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Say you’re having a conversation with your neighbor. You get on the subject of politics; you lean one way and he leans the other. You’re trying to sell him on your views, but instead he ignores you. Frankly, he finds what you’re saying annoying. What’s your initial reaction? Most people would speak louder.
This is the current state of mobile advertising. If ads are ignored, advertisers start yelling until users notice. Cue flashing banners, interstitials that freeze over app content and video ads that drag on for a full minute. In other words, ads become more annoying.
Image source: Death to the Stock Photo
Raising one’s voice to a deaf ear is pointless. When users find ads tiresome, they switch from free to paid apps, thereby eliminating all future promos. Users are paying to remove advertising as an industry.
It started with TiVo, evolved to AdBlock and then, to millions of users paying to remove ads from individual apps. It’s a crisis that’s plaguing advertisers – one that’s growing every day. Consumers could erase the industry because we failed to do our job well.
As an industry, we don’t want to lose permission to interact with our audience. We want them to enjoy our mobile advertising so much that they continue engaging in free apps and clicking on ad content.
The solution is simple: respect the consumer.
Respecting the relationship
If technology is the means to an end, the end goal should be to forge an emotional connection.
We must take control of the industry by creating advertisements that people want to see. An ignored ad is a lost ad. Our goal is to engage users so that they’re interested in our content. We must get our permissions back.
Tech titans have accomplished this before by finding new ways to thank users, and in their own way, create new categories of advertising. Facebook thanks users for connecting by giving them content that comes from trusted relationships. Twitter thanks users' for tweeting by providing real-time access to world events, via brand promotions. Google thanks users who use its search with relevant Adword results that answer their inquiries. Consumers here invite advertising in certain contexts. This additional information is welcomed; it’s not viewed as intrusive.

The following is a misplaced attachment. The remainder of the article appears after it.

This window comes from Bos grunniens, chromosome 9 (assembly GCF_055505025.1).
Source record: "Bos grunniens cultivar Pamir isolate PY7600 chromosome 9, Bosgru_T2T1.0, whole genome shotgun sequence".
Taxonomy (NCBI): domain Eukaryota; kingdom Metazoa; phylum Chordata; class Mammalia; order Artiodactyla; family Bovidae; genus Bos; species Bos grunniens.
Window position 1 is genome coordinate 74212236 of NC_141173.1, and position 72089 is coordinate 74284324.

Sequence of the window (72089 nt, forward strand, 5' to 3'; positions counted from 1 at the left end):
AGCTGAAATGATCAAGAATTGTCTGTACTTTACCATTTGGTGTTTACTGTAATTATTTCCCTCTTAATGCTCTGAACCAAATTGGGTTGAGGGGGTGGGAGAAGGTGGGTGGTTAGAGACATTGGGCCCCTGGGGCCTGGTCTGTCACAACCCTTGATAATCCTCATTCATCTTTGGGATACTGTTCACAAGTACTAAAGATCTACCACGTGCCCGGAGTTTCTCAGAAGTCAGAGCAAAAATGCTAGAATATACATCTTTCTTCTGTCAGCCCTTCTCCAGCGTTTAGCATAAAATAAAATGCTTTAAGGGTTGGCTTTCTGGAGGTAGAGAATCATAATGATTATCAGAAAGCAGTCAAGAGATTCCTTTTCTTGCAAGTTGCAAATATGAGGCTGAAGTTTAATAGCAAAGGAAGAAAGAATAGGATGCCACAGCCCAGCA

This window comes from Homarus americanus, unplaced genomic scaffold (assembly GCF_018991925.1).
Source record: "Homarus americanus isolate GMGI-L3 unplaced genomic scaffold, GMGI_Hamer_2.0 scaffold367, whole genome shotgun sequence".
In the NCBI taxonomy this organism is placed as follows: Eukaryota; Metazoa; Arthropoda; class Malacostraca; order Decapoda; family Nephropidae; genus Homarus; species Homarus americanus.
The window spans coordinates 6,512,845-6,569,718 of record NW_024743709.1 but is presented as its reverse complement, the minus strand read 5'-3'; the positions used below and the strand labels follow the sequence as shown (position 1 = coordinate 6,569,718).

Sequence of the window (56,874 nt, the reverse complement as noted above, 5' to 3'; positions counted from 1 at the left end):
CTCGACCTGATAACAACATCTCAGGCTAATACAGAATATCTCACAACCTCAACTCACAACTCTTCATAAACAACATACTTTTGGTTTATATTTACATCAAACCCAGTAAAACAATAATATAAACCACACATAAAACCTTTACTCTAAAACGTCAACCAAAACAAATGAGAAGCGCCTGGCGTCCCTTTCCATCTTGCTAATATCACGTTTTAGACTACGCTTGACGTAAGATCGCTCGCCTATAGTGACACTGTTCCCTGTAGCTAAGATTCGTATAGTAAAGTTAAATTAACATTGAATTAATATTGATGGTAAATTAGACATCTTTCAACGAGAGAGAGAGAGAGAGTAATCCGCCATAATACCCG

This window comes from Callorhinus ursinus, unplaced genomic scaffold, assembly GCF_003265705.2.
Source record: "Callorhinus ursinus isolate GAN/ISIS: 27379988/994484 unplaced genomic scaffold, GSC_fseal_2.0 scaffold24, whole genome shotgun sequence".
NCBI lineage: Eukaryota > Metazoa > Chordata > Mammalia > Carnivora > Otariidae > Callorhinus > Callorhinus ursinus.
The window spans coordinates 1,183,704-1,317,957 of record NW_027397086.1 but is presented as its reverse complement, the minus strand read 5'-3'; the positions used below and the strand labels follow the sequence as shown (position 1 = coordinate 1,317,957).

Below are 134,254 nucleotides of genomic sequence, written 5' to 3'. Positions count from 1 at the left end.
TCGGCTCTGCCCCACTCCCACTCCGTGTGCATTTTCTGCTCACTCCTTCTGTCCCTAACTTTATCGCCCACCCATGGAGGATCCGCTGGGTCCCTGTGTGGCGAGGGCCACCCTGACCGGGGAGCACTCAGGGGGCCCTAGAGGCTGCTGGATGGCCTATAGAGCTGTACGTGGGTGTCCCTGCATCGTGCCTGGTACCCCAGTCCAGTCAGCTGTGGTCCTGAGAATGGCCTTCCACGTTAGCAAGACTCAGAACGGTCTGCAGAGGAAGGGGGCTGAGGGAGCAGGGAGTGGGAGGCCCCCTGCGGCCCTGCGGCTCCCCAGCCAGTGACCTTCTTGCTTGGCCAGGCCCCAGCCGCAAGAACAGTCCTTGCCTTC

It’s time to invent a new permission.
The secret to permissions
There are two elements to advertising success: timing and invitation.
Timing is the first step to creating an ad that’s a welcome part of the user experience.
To master perfect timing, marketers must generate serendipity during moments when users are most engaged. On TV, commercials play after plot cliffhangers. On e-commerce sites, ads materialize on product pages to alert shoppers to similar items. On publisher sites, promotions pop up when users have scrolled halfway down page content.
In mobile, users are most engaged when they have achieved a task in-app: when they win a level in a mobile game, cross off a task in a productivity app or log a finished workout in a fitness app. During achievement moments, users are 40 percent more excited. That excitement funnels out of the app and applies to whatever they see next – including brands.
When brands appear serendipitously during optimal times, they don’t run the risk of annoying users. Instead, users view the interaction as a “thank you” for loyal in-app behavior. Serendipity enables brands to surprise and delight users.
Serendipity isn't predicted. Serendipity is human. It’s how we live our lives: how we grow and create experiences. By adding this layer of subjectivity, the moment becomes human-driven. Serendipity is a great method to creating digital products that feel more powerful, especially in an age when the world is driven by instant gratification.